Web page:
Bill Muncey was born on November 12, 1928 in Royal Oak, Michigan. He went on to become one of the true super stars in hydroplane racing.
By the end of his 31 years of hydroplane racing, he came to define high-speed boat racing. No man had ever gone so fast, so consistently for so long.
Bill won his first championship at the prestigious Gold Cup race in Detroit in 1956 driving the first of his three Miss Thriftway boats. By 1981 he’d notched an amazing total of 62 career victories. Along the way he’d picked up a record number of titles that included eight Gold Cups, seven National Championships, and four World Championships.
He was a fierce competitor and the man to beat in every race he entered. Between 1960 and 1963 he won 14 races including a string of six victories in seven races entered in 1962. At the age of 48, in 1978, Bill tore the circuit apart by winning five races in the legendary Pay ‘N Pak boat, which retired that year as the most successful thunderboat in history with 17 victories.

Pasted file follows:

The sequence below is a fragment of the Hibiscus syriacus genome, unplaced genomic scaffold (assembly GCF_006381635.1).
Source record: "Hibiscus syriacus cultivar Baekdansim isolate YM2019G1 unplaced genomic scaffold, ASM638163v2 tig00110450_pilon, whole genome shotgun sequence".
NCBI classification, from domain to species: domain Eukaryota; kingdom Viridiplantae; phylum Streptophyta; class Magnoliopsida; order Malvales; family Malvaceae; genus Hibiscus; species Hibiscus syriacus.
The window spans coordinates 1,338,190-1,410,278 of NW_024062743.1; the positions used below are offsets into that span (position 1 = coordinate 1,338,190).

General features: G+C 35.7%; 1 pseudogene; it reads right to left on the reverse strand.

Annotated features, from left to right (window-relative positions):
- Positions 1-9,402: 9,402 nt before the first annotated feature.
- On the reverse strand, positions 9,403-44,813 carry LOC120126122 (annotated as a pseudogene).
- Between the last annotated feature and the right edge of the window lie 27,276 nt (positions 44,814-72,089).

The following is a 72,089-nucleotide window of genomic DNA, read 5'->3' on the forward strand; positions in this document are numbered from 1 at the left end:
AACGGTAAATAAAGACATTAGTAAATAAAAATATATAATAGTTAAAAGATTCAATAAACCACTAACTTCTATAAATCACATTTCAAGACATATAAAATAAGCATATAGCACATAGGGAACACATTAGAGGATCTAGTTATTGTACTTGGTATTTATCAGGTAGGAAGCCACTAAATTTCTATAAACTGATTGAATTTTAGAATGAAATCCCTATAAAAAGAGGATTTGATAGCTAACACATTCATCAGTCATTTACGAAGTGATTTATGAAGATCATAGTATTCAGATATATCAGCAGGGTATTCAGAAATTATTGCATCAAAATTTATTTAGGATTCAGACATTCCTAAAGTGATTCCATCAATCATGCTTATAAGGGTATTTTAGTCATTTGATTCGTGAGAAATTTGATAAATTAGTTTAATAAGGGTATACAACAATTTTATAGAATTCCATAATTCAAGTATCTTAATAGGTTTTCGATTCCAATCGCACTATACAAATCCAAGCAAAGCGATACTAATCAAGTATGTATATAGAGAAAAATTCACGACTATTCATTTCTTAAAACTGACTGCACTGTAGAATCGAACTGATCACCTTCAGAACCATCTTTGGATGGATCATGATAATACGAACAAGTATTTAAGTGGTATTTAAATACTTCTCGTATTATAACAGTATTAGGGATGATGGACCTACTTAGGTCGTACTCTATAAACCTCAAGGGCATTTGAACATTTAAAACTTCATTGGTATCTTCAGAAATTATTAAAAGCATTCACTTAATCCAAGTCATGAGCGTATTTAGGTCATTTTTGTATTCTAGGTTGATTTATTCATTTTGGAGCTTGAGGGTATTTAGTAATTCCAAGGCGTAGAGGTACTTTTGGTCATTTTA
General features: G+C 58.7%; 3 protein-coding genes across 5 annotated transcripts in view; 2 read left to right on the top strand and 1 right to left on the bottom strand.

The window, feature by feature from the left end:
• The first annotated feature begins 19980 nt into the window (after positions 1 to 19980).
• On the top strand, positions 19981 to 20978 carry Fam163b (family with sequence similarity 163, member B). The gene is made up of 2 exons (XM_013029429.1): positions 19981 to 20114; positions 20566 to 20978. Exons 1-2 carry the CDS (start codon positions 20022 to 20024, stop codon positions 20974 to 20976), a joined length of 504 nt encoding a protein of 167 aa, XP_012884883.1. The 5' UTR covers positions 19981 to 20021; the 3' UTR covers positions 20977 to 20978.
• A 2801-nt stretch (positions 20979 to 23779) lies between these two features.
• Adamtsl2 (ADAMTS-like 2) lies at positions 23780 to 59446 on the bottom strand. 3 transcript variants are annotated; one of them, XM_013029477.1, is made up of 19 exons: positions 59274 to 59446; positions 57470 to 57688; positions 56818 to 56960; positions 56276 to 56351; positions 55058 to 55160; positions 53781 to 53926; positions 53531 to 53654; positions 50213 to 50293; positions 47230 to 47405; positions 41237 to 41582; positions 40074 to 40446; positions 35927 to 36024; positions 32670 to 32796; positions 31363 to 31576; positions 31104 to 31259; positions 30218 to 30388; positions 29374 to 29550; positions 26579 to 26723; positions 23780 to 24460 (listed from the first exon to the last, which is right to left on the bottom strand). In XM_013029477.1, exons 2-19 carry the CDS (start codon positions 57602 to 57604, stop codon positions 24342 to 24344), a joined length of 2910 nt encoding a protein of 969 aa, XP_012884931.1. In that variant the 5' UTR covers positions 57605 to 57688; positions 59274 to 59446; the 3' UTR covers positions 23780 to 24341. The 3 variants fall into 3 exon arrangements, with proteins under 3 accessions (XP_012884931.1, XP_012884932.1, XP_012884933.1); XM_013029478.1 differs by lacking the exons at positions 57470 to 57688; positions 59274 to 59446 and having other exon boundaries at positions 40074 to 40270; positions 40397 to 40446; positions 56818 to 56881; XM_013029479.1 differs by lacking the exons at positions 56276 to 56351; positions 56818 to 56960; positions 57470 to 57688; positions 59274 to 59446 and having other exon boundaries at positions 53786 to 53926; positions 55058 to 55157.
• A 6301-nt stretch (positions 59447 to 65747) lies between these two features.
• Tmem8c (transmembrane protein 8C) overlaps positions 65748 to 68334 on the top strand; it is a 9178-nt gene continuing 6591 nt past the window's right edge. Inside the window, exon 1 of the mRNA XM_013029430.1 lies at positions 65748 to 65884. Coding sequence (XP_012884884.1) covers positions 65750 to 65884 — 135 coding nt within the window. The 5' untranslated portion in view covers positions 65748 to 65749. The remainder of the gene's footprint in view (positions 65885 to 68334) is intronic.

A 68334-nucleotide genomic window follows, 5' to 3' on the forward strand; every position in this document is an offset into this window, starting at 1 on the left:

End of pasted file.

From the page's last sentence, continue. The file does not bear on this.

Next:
The following year Bill joined the Atlas Van Lines racing team. Previously, in 1972, driving the Atlas Van Line V, he’d won all the titles on the circuit and put together another of his patented six wins in seven races. Bill continued his winning ways driving the Atlas Van Lines boat to two Gold Cups and a National Crown in the next three years.
No one had to tell him about danger. He often pushed his boats to the ragged edge and lived through two crashed to prove it, but on October 18, 1981, at the age of 52, Bill Muncey’s boat crashed at 175 mph during a race in Acapulco, Mexico and fate caught up with him. At the time of the fatal crash, he was characteristically storming out in front of the pack in the finals of the World Championship.
To many, Bill Muncey died the way he lived, a true champion.